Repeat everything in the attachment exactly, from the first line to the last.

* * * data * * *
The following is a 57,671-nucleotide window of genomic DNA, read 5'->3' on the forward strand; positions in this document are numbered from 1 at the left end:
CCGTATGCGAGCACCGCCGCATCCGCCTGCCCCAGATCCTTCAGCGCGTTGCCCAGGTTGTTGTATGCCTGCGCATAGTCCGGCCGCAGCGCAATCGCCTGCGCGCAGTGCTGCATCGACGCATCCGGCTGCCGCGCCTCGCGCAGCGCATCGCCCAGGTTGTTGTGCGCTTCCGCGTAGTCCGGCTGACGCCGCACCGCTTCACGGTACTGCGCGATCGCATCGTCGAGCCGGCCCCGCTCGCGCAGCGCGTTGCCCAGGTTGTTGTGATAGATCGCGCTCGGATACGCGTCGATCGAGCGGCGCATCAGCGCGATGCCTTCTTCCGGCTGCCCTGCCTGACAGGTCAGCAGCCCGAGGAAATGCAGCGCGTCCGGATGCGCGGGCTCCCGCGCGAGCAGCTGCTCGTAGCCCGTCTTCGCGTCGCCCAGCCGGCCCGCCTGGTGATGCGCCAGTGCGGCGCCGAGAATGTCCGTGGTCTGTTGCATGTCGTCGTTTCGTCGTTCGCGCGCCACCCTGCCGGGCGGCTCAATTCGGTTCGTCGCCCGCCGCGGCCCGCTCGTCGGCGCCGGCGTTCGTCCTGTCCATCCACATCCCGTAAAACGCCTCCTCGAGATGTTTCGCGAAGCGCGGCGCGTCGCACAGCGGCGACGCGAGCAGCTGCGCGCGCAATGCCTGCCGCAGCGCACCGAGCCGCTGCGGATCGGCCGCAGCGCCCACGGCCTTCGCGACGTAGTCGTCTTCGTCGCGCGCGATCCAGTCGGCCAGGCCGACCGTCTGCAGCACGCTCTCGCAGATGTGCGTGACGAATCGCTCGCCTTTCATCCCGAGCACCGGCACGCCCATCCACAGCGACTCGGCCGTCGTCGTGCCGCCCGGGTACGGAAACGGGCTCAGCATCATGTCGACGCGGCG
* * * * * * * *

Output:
The following is a 57,671-nucleotide window of genomic DNA, read 5'->3' on the forward strand; positions in this document are numbered from 1 at the left end:
CCGTATGCGAGCACCGCCGCATCCGCCTGCCCCAGATCCTTCAGCGCGTTGCCCAGGTTGTTGTATGCCTGCGCATAGTCCGGCCGCAGCGCAATCGCCTGCGCGCAGTGCTGCATCGACGCATCCGGCTGCCGCGCCTCGCGCAGCGCATCGCCCAGGTTGTTGTGCGCTTCCGCGTAGTCCGGCTGACGCCGCACCGCTTCACGGTACTGCGCGATCGCATCGTCGAGCCGGCCCCGCTCGCGCAGCGCGTTGCCCAGGTTGTTGTGATAGATCGCGCTCGGATACGCGTCGATCGAGCGGCGCATCAGCGCGATGCCTTCTTCCGGCTGCCCTGCCTGACAGGTCAGCAGCCCGAGGAAATGCAGCGCGTCCGGATGCGCGGGCTCCCGCGCGAGCAGCTGCTCGTAGCCCGTCTTCGCGTCGCCCAGCCGGCCCGCCTGGTGATGCGCCAGTGCGGCGCCGAGAATGTCCGTGGTCTGTTGCATGTCGTCGTTTCGTCGTTCGCGCGCCACCCTGCCGGGCGGCTCAATTCGGTTCGTCGCCCGCCGCGGCCCGCTCGTCGGCGCCGGCGTTCGTCCTGTCCATCCACATCCCGTAAAACGCCTCCTCGAGATGTTTCGCGAAGCGCGGCGCGTCGCACAGCGGCGACGCGAGCAGCTGCGCGCGCAATGCCTGCCGCAGCGCACCGAGCCGCTGCGGATCGGCCGCAGCGCCCACGGCCTTCGCGACGTAGTCGTCTTCGTCGCGCGCGATCCAGTCGGCCAGGCCGACCGTCTGCAGCACGCTCTCGCAGATGTGCGTGACGAATCGCTCGCCTTTCATCCCGAGCACCGGCACGCCCATCCACAGCGACTCGGCCGTCGTCGTGCCGCCCGGGTACGGAAACGGGCTCAGCATCATGTCGACGCGGCG